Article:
Friday, June 22, 2007

American Snout (Libytheana carinenta)
June 14, 2007

I was photographing this American Snout when it moved to a different plant and I noticed it appeared to be laying an egg. After the adult butterfly moved on, I went back to the leaf and searched and found an egg.

Some butterfly species only lay a single egg at a time, others lay several eggs, while others lay dozens of eggs in a cluster. Some of the factors which contribute to laying large egg clusters are a relative scarcity of appropriate plants on which to lay eggs, opting for the benefits of gregarious caterpillars, or a lower population density which results in a butterfly needing to spend more time locating a mate.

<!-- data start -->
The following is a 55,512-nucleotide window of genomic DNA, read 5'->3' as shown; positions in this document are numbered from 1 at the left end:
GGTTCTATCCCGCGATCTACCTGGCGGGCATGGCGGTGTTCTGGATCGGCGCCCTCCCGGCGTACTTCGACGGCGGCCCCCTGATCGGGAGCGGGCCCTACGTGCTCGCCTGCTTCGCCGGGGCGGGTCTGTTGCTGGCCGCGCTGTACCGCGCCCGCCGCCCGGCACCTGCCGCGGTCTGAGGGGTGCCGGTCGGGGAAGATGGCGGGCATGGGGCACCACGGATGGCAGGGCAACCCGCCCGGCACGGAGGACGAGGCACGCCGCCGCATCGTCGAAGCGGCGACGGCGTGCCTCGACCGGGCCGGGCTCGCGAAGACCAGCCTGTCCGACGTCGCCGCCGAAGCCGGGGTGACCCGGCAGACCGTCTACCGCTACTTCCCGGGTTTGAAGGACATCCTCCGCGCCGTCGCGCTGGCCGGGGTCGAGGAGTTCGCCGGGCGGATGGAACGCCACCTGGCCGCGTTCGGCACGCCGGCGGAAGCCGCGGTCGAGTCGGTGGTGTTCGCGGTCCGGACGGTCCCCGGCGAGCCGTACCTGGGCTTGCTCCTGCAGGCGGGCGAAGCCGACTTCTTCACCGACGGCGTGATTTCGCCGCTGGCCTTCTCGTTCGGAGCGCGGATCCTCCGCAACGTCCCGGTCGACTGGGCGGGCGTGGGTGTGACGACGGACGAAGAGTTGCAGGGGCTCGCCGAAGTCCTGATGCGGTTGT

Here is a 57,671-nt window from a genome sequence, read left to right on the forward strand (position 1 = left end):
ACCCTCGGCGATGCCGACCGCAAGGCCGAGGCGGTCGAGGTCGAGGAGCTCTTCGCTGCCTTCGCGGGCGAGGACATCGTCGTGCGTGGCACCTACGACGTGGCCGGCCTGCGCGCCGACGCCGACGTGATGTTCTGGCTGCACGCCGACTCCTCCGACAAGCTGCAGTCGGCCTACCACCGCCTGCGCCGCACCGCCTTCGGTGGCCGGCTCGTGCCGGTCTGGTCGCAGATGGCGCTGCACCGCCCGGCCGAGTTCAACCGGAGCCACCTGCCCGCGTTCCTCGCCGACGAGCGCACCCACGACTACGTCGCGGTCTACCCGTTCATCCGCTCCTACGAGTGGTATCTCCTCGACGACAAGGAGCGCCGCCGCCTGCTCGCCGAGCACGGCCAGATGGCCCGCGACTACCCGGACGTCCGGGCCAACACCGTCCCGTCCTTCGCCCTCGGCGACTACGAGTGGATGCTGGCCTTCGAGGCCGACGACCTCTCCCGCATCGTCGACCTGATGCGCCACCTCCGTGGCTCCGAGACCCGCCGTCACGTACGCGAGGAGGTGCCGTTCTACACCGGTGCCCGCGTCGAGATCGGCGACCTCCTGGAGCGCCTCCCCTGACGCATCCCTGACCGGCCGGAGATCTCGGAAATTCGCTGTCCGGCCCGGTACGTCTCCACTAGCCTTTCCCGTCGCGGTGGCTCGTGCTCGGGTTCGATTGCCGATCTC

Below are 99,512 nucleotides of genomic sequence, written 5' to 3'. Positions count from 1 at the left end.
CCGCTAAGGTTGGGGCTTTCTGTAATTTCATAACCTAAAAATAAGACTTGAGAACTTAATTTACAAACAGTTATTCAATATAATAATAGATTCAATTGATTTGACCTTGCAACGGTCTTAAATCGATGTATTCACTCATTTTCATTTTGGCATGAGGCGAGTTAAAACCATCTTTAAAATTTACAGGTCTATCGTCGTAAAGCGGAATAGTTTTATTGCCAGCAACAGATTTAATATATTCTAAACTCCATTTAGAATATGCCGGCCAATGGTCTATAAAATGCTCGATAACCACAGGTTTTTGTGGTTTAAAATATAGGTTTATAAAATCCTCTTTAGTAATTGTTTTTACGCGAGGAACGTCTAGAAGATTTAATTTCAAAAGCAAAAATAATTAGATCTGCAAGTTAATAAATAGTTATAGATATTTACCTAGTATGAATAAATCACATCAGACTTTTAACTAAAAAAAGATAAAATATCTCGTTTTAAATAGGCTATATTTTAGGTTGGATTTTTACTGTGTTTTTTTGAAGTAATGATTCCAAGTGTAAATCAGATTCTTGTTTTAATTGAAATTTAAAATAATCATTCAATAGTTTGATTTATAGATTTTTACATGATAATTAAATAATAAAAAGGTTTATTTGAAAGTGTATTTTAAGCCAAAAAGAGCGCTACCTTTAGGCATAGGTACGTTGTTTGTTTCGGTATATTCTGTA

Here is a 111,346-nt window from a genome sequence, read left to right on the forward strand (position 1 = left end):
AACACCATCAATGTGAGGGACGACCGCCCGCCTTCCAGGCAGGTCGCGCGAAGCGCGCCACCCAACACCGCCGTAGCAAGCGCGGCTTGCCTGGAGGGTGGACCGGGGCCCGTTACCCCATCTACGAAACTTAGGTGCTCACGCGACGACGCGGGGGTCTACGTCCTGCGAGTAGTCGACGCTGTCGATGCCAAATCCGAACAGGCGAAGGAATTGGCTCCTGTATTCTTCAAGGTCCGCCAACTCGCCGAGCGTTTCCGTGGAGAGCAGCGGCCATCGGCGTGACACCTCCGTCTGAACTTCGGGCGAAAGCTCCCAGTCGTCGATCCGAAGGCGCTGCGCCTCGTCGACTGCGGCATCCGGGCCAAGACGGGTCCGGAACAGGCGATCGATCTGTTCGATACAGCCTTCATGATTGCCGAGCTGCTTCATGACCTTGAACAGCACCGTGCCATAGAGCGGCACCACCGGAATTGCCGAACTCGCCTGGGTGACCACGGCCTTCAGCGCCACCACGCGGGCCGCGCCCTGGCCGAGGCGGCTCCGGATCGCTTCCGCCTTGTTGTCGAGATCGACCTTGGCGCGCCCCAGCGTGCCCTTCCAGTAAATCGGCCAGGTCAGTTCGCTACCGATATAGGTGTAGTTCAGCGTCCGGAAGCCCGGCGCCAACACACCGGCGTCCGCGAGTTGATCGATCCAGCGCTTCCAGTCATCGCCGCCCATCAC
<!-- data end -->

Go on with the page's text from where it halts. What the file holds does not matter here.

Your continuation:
Antlion (Myrmeleon sp.)
June 3 , 2007

Today I finally got a good look at an adult antlion in our yard. For years, we’ve had a large group of pits dug by larvae in the dust by our front door. You can see photos of one larva that I dug up for photos on my October 9, 2006 entry.

I noticed an adult on the screen of a basement window just above the pits while I was inside framing photos for an exhibit at Runge Nature Center. I went outside, but couldn’t photograph it from it’s perch. I chased it off of the window and watched it’s weak flight through the nearby plants. Fortunately, it stopped nearby instead of taking off, and I was able to shoot a few photos.